“Most Americans know roughly as much about the U.S. military as they know about the surface of the moon,” writes Rosa Brooks in her enlightening new book, How Everything Became War and the Military Became Everything: Tales From the Pentagon. I confess: I’m one of those militarily clueless Americans, which is why I committed to reading Brooks’s book. I thought it might fill the gaping holes in my knowledge, as I always found military history too dull and dry to swallow, even in small doses. But the book I approached as a medicinal fix turned out to be a savory treat.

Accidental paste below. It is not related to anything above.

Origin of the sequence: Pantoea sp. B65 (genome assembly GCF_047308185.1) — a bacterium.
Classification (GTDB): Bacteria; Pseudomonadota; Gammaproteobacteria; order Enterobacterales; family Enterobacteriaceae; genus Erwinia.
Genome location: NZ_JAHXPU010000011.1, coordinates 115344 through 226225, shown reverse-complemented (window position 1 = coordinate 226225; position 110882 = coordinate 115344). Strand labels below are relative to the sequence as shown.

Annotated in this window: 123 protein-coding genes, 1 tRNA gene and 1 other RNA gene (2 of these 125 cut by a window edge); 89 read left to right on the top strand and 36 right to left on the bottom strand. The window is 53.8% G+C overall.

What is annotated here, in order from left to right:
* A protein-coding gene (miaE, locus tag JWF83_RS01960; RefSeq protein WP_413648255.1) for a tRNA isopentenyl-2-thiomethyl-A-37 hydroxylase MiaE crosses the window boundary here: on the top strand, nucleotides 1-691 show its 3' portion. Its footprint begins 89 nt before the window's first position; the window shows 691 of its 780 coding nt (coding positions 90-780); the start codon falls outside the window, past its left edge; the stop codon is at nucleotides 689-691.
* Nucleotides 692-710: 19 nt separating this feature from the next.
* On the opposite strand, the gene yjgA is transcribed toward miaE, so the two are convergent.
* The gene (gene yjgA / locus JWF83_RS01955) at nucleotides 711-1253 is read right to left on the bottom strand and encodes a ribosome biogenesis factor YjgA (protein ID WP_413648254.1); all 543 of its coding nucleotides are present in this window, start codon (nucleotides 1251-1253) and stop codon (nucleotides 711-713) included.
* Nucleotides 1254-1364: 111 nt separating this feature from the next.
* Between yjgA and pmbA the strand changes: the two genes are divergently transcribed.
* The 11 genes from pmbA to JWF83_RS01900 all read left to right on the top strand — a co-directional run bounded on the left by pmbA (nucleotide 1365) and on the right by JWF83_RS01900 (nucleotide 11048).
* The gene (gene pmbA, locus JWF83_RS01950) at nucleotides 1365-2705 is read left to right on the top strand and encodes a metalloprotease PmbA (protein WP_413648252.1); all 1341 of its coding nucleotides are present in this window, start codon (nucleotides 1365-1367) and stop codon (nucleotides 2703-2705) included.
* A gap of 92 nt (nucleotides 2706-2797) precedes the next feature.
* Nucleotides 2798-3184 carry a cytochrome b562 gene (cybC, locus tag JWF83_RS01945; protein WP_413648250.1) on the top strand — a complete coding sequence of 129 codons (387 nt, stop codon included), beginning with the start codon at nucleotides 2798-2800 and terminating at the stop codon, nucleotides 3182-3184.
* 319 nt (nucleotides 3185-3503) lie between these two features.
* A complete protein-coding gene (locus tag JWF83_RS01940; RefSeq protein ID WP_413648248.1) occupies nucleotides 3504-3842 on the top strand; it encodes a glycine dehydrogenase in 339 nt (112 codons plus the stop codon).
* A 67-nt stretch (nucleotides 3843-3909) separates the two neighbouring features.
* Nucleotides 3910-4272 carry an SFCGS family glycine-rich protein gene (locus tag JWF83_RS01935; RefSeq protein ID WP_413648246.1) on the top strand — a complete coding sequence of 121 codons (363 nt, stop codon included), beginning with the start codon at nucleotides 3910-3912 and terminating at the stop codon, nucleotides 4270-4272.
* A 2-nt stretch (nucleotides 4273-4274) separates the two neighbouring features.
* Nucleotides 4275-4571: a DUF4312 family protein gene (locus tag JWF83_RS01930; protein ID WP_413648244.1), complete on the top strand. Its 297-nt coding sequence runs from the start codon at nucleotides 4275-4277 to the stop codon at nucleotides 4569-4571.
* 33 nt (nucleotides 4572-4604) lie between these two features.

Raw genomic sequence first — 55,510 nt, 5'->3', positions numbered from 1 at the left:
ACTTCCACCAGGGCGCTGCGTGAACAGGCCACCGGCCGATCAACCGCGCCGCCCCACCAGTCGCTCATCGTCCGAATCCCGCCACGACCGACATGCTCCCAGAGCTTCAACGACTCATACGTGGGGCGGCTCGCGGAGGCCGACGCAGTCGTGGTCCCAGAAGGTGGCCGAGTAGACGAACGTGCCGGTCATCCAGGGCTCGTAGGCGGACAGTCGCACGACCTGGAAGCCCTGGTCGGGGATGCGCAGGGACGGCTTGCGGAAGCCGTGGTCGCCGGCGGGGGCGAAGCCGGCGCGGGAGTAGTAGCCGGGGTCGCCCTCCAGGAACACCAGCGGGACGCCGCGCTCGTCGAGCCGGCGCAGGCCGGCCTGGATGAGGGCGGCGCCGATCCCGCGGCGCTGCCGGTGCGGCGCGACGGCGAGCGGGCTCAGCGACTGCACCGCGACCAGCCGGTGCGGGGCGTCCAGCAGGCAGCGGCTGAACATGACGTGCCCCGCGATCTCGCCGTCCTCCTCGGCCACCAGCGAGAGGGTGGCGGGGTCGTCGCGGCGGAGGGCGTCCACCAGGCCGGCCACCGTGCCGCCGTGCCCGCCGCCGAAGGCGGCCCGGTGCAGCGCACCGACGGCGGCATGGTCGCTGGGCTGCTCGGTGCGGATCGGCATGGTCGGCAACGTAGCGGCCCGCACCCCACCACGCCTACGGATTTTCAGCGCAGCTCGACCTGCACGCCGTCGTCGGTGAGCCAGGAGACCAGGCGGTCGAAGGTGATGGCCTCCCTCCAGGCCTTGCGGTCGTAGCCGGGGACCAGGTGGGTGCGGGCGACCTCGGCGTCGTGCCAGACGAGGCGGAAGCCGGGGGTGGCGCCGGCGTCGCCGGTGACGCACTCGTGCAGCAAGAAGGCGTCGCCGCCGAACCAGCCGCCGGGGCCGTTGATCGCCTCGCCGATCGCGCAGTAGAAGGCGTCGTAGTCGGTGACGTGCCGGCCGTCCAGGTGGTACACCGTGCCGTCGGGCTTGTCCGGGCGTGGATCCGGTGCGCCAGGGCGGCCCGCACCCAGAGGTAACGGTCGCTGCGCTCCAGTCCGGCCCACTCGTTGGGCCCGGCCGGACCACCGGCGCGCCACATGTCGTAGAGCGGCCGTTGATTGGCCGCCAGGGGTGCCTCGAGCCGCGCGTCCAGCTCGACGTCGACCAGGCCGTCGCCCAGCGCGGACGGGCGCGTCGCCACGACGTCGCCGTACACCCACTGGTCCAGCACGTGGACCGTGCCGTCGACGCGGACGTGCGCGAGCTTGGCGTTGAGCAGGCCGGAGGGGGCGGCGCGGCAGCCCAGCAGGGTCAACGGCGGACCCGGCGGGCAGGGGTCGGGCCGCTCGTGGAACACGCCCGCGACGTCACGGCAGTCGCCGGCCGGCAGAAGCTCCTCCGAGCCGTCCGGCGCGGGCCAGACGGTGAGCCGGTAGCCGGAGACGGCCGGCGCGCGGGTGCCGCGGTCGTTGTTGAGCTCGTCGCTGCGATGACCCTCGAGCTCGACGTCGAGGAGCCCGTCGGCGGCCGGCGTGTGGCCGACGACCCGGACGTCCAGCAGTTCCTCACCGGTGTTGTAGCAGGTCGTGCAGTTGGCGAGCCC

We’d been planning our Thanksgiving-week trip to Paris for months, so imagine our dismay—a deeply uncomfortable mix of horror and annoyance—when we heard the news, on November 13, of the terrorist attacks there. Should we go or cancel? We talked and talked about it for several days before opting to stick with our plan. Friends were encouraging us to go—the stepped-up security would make Paris safer than ever, they said, and the Parisians would be so glad and grateful to see us—but what really decided me was remembering the days following 9/11 in New York.